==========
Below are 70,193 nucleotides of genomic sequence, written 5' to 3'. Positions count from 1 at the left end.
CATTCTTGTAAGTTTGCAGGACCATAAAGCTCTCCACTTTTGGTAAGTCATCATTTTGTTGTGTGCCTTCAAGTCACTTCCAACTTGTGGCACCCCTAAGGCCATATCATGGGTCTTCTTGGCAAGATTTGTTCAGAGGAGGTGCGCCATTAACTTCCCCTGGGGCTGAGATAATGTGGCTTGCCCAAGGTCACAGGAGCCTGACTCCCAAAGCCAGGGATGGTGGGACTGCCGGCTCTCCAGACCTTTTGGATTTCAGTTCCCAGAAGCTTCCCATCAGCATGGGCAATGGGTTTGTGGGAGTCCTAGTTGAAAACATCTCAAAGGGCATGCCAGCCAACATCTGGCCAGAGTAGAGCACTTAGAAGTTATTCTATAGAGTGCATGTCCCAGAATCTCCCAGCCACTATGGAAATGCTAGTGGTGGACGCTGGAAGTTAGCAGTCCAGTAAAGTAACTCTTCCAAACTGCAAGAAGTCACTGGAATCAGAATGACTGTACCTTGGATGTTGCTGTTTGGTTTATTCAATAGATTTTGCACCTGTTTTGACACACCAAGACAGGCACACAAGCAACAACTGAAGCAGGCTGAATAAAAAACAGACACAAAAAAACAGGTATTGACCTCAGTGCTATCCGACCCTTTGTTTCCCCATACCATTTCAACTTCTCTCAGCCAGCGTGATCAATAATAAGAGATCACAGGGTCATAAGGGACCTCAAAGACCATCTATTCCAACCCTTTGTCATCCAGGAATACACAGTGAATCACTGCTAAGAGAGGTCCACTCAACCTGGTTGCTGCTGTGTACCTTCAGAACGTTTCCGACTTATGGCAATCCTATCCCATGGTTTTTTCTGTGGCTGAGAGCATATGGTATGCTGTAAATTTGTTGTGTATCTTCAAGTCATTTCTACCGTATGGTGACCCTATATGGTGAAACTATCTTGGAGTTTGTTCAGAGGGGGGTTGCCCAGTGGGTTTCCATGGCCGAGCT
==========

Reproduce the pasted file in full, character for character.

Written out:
Below are 70,193 nucleotides of genomic sequence, written 5' to 3'. Positions count from 1 at the left end.
CATTCTTGTAAGTTTGCAGGACCATAAAGCTCTCCACTTTTGGTAAGTCATCATTTTGTTGTGTGCCTTCAAGTCACTTCCAACTTGTGGCACCCCTAAGGCCATATCATGGGTCTTCTTGGCAAGATTTGTTCAGAGGAGGTGCGCCATTAACTTCCCCTGGGGCTGAGATAATGTGGCTTGCCCAAGGTCACAGGAGCCTGACTCCCAAAGCCAGGGATGGTGGGACTGCCGGCTCTCCAGACCTTTTGGATTTCAGTTCCCAGAAGCTTCCCATCAGCATGGGCAATGGGTTTGTGGGAGTCCTAGTTGAAAACATCTCAAAGGGCATGCCAGCCAACATCTGGCCAGAGTAGAGCACTTAGAAGTTATTCTATAGAGTGCATGTCCCAGAATCTCCCAGCCACTATGGAAATGCTAGTGGTGGACGCTGGAAGTTAGCAGTCCAGTAAAGTAACTCTTCCAAACTGCAAGAAGTCACTGGAATCAGAATGACTGTACCTTGGATGTTGCTGTTTGGTTTATTCAATAGATTTTGCACCTGTTTTGACACACCAAGACAGGCACACAAGCAACAACTGAAGCAGGCTGAATAAAAAACAGACACAAAAAAACAGGTATTGACCTCAGTGCTATCCGACCCTTTGTTTCCCCATACCATTTCAACTTCTCTCAGCCAGCGTGATCAATAATAAGAGATCACAGGGTCATAAGGGACCTCAAAGACCATCTATTCCAACCCTTTGTCATCCAGGAATACACAGTGAATCACTGCTAAGAGAGGTCCACTCAACCTGGTTGCTGCTGTGTACCTTCAGAACGTTTCCGACTTATGGCAATCCTATCCCATGGTTTTTTCTGTGGCTGAGAGCATATGGTATGCTGTAAATTTGTTGTGTATCTTCAAGTCATTTCTACCGTATGGTGACCCTATATGGTGAAACTATCTTGGAGTTTGTTCAGAGGGGGGTTGCCCAGTGGGTTTCCATGGCCGAGCT